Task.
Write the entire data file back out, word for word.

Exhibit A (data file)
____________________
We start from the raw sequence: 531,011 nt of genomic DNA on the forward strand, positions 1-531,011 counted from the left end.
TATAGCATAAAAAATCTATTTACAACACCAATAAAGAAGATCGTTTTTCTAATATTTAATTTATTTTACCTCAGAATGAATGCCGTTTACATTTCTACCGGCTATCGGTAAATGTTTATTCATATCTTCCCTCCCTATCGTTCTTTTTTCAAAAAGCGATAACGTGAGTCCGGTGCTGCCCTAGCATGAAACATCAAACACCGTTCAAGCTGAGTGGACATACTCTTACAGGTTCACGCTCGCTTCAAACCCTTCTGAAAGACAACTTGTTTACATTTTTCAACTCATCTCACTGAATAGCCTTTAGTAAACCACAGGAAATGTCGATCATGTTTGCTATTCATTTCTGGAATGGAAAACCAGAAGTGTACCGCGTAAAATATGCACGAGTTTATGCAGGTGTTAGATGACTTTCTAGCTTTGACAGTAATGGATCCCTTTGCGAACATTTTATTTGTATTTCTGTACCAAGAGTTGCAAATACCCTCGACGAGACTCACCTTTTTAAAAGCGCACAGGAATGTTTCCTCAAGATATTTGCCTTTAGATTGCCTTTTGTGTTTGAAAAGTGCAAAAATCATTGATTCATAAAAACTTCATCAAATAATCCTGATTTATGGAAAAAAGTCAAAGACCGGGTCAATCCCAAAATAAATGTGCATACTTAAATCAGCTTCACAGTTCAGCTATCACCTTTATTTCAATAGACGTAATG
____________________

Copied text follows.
We start from the raw sequence: 531,011 nt of genomic DNA on the forward strand, positions 1-531,011 counted from the left end.
TATAGCATAAAAAATCTATTTACAACACCAATAAAGAAGATCGTTTTTCTAATATTTAATTTATTTTACCTCAGAATGAATGCCGTTTACATTTCTACCGGCTATCGGTAAATGTTTATTCATATCTTCCCTCCCTATCGTTCTTTTTTCAAAAAGCGATAACGTGAGTCCGGTGCTGCCCTAGCATGAAACATCAAACACCGTTCAAGCTGAGTGGACATACTCTTACAGGTTCACGCTCGCTTCAAACCCTTCTGAAAGACAACTTGTTTACATTTTTCAACTCATCTCACTGAATAGCCTTTAGTAAACCACAGGAAATGTCGATCATGTTTGCTATTCATTTCTGGAATGGAAAACCAGAAGTGTACCGCGTAAAATATGCACGAGTTTATGCAGGTGTTAGATGACTTTCTAGCTTTGACAGTAATGGATCCCTTTGCGAACATTTTATTTGTATTTCTGTACCAAGAGTTGCAAATACCCTCGACGAGACTCACCTTTTTAAAAGCGCACAGGAATGTTTCCTCAAGATATTTGCCTTTAGATTGCCTTTTGTGTTTGAAAAGTGCAAAAATCATTGATTCATAAAAACTTCATCAAATAATCCTGATTTATGGAAAAAAGTCAAAGACCGGGTCAATCCCAAAATAAATGTGCATACTTAAATCAGCTTCACAGTTCAGCTATCACCTTTATTTCAATAGACGTAATG